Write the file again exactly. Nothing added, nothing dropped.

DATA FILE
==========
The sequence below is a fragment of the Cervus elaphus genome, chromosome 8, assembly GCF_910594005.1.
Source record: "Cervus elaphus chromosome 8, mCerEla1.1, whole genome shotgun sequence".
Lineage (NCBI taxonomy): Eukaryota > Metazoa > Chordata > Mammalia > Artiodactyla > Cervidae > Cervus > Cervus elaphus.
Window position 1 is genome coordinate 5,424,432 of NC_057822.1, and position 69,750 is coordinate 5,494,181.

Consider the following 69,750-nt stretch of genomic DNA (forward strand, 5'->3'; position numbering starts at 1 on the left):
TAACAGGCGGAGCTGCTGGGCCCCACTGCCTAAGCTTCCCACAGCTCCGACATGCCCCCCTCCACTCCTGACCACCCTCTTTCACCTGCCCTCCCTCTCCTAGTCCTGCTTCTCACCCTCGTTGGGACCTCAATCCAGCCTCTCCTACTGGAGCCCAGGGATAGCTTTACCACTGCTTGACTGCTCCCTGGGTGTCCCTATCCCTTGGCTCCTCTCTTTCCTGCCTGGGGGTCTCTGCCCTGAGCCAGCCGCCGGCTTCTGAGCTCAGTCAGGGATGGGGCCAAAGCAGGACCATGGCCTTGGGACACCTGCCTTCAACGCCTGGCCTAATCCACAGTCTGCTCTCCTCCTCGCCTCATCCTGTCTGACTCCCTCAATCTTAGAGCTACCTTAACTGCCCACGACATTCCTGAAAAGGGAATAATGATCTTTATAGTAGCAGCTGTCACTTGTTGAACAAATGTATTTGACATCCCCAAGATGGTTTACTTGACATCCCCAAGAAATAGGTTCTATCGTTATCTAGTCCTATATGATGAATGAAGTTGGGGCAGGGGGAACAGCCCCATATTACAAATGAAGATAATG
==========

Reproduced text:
The sequence below is a fragment of the Cervus elaphus genome, chromosome 8, assembly GCF_910594005.1.
Source record: "Cervus elaphus chromosome 8, mCerEla1.1, whole genome shotgun sequence".
Lineage (NCBI taxonomy): Eukaryota > Metazoa > Chordata > Mammalia > Artiodactyla > Cervidae > Cervus > Cervus elaphus.
Window position 1 is genome coordinate 5,424,432 of NC_057822.1, and position 69,750 is coordinate 5,494,181.

Consider the following 69,750-nt stretch of genomic DNA (forward strand, 5'->3'; position numbering starts at 1 on the left):
TAACAGGCGGAGCTGCTGGGCCCCACTGCCTAAGCTTCCCACAGCTCCGACATGCCCCCCTCCACTCCTGACCACCCTCTTTCACCTGCCCTCCCTCTCCTAGTCCTGCTTCTCACCCTCGTTGGGACCTCAATCCAGCCTCTCCTACTGGAGCCCAGGGATAGCTTTACCACTGCTTGACTGCTCCCTGGGTGTCCCTATCCCTTGGCTCCTCTCTTTCCTGCCTGGGGGTCTCTGCCCTGAGCCAGCCGCCGGCTTCTGAGCTCAGTCAGGGATGGGGCCAAAGCAGGACCATGGCCTTGGGACACCTGCCTTCAACGCCTGGCCTAATCCACAGTCTGCTCTCCTCCTCGCCTCATCCTGTCTGACTCCCTCAATCTTAGAGCTACCTTAACTGCCCACGACATTCCTGAAAAGGGAATAATGATCTTTATAGTAGCAGCTGTCACTTGTTGAACAAATGTATTTGACATCCCCAAGATGGTTTACTTGACATCCCCAAGAAATAGGTTCTATCGTTATCTAGTCCTATATGATGAATGAAGTTGGGGCAGGGGGAACAGCCCCATATTACAAATGAAGATAATG